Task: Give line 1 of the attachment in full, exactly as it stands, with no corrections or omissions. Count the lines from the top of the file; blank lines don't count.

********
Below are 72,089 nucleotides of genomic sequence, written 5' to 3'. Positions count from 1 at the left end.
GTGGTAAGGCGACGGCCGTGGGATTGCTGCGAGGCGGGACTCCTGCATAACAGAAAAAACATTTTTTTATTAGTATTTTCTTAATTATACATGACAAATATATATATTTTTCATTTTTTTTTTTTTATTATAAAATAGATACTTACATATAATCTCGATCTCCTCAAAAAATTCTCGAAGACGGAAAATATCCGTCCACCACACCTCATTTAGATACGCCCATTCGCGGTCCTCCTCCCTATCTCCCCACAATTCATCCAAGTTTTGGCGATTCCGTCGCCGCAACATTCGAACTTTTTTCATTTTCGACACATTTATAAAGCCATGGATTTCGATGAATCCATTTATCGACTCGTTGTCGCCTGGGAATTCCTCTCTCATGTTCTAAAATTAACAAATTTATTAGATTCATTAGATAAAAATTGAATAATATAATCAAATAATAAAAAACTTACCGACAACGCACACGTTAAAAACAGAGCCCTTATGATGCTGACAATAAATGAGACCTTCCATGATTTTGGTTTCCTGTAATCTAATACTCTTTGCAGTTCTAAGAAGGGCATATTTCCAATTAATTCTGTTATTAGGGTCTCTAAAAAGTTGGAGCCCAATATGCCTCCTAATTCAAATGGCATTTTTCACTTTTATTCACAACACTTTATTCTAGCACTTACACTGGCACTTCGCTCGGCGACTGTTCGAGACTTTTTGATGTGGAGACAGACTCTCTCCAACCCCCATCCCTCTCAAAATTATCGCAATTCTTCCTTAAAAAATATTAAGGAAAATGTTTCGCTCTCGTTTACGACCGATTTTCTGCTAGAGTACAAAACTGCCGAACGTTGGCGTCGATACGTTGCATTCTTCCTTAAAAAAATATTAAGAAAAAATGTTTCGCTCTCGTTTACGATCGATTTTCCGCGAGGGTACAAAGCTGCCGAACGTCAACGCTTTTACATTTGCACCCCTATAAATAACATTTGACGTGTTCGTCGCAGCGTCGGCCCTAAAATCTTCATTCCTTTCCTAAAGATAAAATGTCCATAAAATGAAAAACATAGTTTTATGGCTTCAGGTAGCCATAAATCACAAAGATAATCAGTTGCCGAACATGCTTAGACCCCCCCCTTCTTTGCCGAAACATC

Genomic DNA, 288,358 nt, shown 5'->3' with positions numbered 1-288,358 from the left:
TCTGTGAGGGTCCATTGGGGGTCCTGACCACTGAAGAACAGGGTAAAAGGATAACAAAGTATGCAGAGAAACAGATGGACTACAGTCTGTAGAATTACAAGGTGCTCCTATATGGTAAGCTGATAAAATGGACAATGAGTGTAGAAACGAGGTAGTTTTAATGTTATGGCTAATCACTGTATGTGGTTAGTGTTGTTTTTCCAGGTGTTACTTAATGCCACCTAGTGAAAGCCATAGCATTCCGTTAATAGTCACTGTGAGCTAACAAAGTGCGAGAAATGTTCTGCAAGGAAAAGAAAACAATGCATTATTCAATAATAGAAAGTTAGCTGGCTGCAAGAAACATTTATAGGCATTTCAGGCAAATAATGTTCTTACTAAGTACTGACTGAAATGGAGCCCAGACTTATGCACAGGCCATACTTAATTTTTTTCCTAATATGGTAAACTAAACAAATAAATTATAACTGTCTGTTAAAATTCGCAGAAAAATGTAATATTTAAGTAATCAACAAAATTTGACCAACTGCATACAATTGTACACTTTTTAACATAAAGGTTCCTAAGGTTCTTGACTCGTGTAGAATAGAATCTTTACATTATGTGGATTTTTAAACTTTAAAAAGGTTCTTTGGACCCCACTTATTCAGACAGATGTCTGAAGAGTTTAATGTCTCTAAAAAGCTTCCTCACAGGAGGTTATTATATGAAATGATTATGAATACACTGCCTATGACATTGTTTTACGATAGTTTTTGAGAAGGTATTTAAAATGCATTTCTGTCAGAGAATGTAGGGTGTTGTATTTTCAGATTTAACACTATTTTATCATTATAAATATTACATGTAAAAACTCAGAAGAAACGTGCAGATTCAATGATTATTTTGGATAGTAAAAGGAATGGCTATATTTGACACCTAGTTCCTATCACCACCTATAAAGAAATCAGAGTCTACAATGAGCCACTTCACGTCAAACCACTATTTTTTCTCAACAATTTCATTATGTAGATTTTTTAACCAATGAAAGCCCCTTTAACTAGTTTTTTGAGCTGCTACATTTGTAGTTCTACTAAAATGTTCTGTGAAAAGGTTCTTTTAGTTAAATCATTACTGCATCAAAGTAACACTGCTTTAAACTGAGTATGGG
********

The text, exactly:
Below are 72,089 nucleotides of genomic sequence, written 5' to 3'. Positions count from 1 at the left end.